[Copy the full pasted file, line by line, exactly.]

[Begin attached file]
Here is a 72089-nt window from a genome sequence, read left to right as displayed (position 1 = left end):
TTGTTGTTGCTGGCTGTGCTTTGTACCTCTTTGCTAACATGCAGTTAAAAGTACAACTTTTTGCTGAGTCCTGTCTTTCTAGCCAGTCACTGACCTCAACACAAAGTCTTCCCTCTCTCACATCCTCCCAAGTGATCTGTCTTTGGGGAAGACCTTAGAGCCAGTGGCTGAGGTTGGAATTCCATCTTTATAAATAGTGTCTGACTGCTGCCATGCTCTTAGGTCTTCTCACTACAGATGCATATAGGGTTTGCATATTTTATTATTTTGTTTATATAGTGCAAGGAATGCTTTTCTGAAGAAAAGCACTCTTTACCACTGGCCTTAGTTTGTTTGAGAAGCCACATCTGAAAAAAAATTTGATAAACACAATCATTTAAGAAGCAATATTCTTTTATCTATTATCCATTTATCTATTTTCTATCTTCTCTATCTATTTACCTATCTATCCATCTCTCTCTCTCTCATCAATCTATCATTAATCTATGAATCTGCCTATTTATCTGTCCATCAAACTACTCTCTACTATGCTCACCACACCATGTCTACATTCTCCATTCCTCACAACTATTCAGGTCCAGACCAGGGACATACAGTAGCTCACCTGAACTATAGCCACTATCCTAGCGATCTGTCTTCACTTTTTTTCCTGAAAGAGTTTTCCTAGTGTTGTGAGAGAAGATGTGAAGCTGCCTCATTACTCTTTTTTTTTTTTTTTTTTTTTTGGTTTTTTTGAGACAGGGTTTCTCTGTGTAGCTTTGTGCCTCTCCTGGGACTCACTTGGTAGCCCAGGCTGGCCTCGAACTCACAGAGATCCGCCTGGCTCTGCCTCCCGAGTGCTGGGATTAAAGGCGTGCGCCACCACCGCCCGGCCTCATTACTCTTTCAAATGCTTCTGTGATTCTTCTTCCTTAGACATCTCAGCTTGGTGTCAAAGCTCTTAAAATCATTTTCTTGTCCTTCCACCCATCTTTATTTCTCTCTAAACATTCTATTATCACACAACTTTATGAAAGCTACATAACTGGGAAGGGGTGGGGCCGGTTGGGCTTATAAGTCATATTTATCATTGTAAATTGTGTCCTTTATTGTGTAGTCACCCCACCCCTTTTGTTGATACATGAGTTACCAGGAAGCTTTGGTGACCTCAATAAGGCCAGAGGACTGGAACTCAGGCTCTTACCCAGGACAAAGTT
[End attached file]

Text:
Here is a 72089-nt window from a genome sequence, read left to right as displayed (position 1 = left end):
TTGTTGTTGCTGGCTGTGCTTTGTACCTCTTTGCTAACATGCAGTTAAAAGTACAACTTTTTGCTGAGTCCTGTCTTTCTAGCCAGTCACTGACCTCAACACAAAGTCTTCCCTCTCTCACATCCTCCCAAGTGATCTGTCTTTGGGGAAGACCTTAGAGCCAGTGGCTGAGGTTGGAATTCCATCTTTATAAATAGTGTCTGACTGCTGCCATGCTCTTAGGTCTTCTCACTACAGATGCATATAGGGTTTGCATATTTTATTATTTTGTTTATATAGTGCAAGGAATGCTTTTCTGAAGAAAAGCACTCTTTACCACTGGCCTTAGTTTGTTTGAGAAGCCACATCTGAAAAAAAATTTGATAAACACAATCATTTAAGAAGCAATATTCTTTTATCTATTATCCATTTATCTATTTTCTATCTTCTCTATCTATTTACCTATCTATCCATCTCTCTCTCTCTCATCAATCTATCATTAATCTATGAATCTGCCTATTTATCTGTCCATCAAACTACTCTCTACTATGCTCACCACACCATGTCTACATTCTCCATTCCTCACAACTATTCAGGTCCAGACCAGGGACATACAGTAGCTCACCTGAACTATAGCCACTATCCTAGCGATCTGTCTTCACTTTTTTTCCTGAAAGAGTTTTCCTAGTGTTGTGAGAGAAGATGTGAAGCTGCCTCATTACTCTTTTTTTTTTTTTTTTTTTTTTGGTTTTTTTGAGACAGGGTTTCTCTGTGTAGCTTTGTGCCTCTCCTGGGACTCACTTGGTAGCCCAGGCTGGCCTCGAACTCACAGAGATCCGCCTGGCTCTGCCTCCCGAGTGCTGGGATTAAAGGCGTGCGCCACCACCGCCCGGCCTCATTACTCTTTCAAATGCTTCTGTGATTCTTCTTCCTTAGACATCTCAGCTTGGTGTCAAAGCTCTTAAAATCATTTTCTTGTCCTTCCACCCATCTTTATTTCTCTCTAAACATTCTATTATCACACAACTTTATGAAAGCTACATAACTGGGAAGGGGTGGGGCCGGTTGGGCTTATAAGTCATATTTATCATTGTAAATTGTGTCCTTTATTGTGTAGTCACCCCACCCCTTTTGTTGATACATGAGTTACCAGGAAGCTTTGGTGACCTCAATAAGGCCAGAGGACTGGAACTCAGGCTCTTACCCAGGACAAAGTT